The iconic magazine that inspired me to live a more adventurous life goes to the great bathroom magazine rack in the sky.
A few months ago, I received a plain, white postcard in the mail informing me that “as of October 1, 2020, Bike Magazine had ceased publication.” The card went on to tell me that they were “pleased” to inform me that the remainder of my subscription would be filled with Men’s Journal. Not Powder* or any of the other adventure sports rags that American Media LLC owns. Men’s Journal.
Ignoring their assumption that I’m a cis-male for a moment, (the number of women and gender-non-conforming people hitting the trails has exploded in the last few years), losing Bike felt like losing a friend.
I’d read and enjoyed a lot of mountain biking magazines early in my cycling life. But, I became a life-long Bike subscriber after I picked up the September 2001 issue from the bike shop I was working at. What sold me was a fiery column by Mike Ferrentino about America’s culture of consumption-at-all-costs and the destruction of what’s actually important, whether it’s our outdoor spaces, or our health (mental and physical).
I still have that issue.
The column was surprisingly political for a mountain bike magazine. I’m sure they got angry letters asking them to get back to mountain biking and leave politics alone. What made Bike Magazine shine was its willingness to take chances on articles that cut to the heart of our sport. Sometimes it got political. Mountain biking in the U.S., a sport largely done on public lands, is inherently a political act. Bike wasn’t afraid to wade into the controversies that threatened our favorite places and show us what we could do to save them. Like other magazines, Bike did gear reviews, but the stories never lost focus of what made mountain biking great: having a shitload of fun with your friends in the great outdoors in a more or less ecologically friendly way. Bike showed the simple joys of riding in new places, exploring, learning, and meeting new people. Above all, Bike stories reminded us that living an adventurous life was more important than all the shiny new gear we could fit in our garages.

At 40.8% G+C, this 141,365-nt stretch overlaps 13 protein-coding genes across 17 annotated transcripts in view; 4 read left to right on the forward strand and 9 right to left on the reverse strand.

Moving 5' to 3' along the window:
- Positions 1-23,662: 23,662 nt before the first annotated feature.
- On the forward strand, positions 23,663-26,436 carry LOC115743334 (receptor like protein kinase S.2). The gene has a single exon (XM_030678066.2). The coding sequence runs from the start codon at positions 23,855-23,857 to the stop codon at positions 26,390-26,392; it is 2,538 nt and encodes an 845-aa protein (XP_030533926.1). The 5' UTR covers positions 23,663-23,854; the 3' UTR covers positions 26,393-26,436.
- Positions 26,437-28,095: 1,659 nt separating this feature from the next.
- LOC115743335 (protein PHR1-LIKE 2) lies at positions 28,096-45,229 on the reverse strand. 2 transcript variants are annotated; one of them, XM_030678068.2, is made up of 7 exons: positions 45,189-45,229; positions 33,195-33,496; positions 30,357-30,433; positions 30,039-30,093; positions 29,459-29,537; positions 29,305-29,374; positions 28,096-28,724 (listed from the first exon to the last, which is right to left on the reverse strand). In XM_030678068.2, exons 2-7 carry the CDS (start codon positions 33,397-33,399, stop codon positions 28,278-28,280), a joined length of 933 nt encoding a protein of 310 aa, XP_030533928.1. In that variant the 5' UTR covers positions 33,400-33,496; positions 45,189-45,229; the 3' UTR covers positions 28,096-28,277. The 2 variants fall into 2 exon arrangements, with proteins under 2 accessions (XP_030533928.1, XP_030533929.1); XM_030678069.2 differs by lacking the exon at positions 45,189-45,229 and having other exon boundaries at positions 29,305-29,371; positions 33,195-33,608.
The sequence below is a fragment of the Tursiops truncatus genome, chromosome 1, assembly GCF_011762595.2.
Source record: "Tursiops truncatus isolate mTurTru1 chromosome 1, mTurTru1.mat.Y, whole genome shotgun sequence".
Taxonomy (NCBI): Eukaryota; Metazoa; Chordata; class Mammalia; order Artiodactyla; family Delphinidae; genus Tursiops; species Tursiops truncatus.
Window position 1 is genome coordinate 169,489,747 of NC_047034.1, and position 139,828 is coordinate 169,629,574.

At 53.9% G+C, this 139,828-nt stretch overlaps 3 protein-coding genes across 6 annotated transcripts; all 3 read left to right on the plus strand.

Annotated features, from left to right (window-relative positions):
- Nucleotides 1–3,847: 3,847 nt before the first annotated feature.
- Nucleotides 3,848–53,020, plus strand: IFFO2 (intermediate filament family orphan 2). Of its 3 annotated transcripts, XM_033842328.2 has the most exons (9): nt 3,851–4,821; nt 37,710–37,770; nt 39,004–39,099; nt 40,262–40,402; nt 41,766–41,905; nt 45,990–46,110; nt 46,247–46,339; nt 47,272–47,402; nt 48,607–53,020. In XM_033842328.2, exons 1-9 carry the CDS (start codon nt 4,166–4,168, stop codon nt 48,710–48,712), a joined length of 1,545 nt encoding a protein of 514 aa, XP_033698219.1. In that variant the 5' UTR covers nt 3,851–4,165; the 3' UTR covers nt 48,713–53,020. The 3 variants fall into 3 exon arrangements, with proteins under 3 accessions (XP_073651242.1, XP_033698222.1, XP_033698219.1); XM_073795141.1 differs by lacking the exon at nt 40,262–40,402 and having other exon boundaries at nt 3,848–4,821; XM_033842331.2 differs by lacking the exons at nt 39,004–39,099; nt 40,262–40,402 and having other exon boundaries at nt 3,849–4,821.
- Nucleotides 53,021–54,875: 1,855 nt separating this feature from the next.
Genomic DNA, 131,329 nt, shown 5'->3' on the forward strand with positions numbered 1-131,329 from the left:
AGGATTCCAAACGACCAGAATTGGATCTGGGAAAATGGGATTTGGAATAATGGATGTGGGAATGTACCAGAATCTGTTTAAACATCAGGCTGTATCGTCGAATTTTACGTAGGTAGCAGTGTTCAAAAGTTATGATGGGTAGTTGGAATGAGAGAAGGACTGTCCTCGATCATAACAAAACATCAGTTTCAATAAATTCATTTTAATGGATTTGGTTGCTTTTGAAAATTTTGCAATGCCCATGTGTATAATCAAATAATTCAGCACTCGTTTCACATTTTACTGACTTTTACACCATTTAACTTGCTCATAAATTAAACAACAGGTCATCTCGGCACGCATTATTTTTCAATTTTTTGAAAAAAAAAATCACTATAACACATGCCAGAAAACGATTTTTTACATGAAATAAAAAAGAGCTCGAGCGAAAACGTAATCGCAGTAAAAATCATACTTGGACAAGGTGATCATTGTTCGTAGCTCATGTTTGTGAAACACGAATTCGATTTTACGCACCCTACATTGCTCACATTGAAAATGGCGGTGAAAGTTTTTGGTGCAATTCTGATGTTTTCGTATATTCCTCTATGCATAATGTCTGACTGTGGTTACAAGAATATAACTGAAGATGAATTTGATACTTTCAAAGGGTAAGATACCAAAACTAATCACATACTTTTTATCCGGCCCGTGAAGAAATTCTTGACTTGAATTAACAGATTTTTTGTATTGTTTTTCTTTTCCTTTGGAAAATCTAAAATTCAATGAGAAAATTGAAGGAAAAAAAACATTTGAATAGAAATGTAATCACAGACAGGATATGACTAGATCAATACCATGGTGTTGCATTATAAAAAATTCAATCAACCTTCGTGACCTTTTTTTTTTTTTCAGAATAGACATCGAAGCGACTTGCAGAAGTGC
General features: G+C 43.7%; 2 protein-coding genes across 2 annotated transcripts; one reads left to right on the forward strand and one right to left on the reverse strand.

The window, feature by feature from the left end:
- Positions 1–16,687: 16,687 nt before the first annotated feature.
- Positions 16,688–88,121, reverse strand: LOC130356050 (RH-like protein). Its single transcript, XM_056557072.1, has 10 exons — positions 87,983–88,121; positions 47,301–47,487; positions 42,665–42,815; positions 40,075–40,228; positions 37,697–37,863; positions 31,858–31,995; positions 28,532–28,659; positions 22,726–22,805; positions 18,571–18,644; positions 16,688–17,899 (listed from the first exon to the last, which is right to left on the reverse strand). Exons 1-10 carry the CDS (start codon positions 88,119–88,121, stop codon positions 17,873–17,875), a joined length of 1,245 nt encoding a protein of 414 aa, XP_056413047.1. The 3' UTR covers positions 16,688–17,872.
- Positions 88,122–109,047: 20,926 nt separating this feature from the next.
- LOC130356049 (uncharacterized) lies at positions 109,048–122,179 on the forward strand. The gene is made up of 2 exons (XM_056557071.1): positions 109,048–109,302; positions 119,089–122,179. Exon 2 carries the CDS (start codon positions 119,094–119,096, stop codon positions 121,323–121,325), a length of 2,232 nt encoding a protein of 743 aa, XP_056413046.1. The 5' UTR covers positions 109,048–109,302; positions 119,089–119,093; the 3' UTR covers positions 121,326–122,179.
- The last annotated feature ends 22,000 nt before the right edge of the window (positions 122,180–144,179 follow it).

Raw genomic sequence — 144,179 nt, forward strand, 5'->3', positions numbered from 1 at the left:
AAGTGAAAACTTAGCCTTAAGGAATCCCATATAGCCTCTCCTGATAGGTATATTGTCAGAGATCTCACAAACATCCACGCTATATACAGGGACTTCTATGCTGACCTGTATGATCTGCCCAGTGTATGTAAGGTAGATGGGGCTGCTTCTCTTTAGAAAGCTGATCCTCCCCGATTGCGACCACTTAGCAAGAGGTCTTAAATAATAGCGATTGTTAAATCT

According to the postcard, I’d be getting a few issues of Men’s Journal until I let my subscription peter out. I can’t imagine that it will fill the hole that Bike has left in its passing, not least of which because it divides the sexes. Back when women made up a tiny fraction of mountain bikers, Bike published “women-specific” issues** featuring badass female riders showing the boys how it’s done. The magazine highlighted both the gear that made riding bikes more comfortable for women and the female voices who made our male-dominated sport feel more inclusive. I’m not interested in being immersed in 94 pages of man stuff at a time when toxic masculinity needs to be examined more than ever.
It goes deeper than just the tone-deafness of that move. I feel like I’ve lost an old riding buddy. Bike has pedaled along-side me for much of my adult life. Each month, writers like Kristin Butcher, and Mike Ferrentino showed me that being fit isn’t as important as being present and having fun. Aaron Teasdale’s words took me on adventures into the most remote places, facing down toothy predators, often with his family in tow. Ryan Palmer reminded me that there’s still a place for angry bike mechanics with more knowledge than customer service skills. Greg “Chopper” Randolph gave me all the bike advice I never needed with a dose of snort-milk-out-your-nose humor. Over the years, these and so many other writers and photographers have pushed me to stay healthy, challenged me to explore further, and inspired me to live a life motivated by experiences rather than things.
Hopefully, the writers and photographers who brought the sport of mountain biking to life in Bike will grace the pages of other publications. But it won’t be the same. Bike Magazine was greater than the sum of its words and pictures and paper. It was a living, breathing part of my life for almost 20 years. It can’t be replaced.
**This was a play on the term “women-specific” used by many bike companies to market bikes with geometries that fit “typical” female bodies with longer legs, shorter torsos, and shorter finger reach.
*After publishing this piece I found out that Powder, Surfer, and Snowboarder will be joining Bike in the great bathroom magazine rack in the sky. Read Steve Casimiro’s take on the shuttering of these publications in Adventure Journal.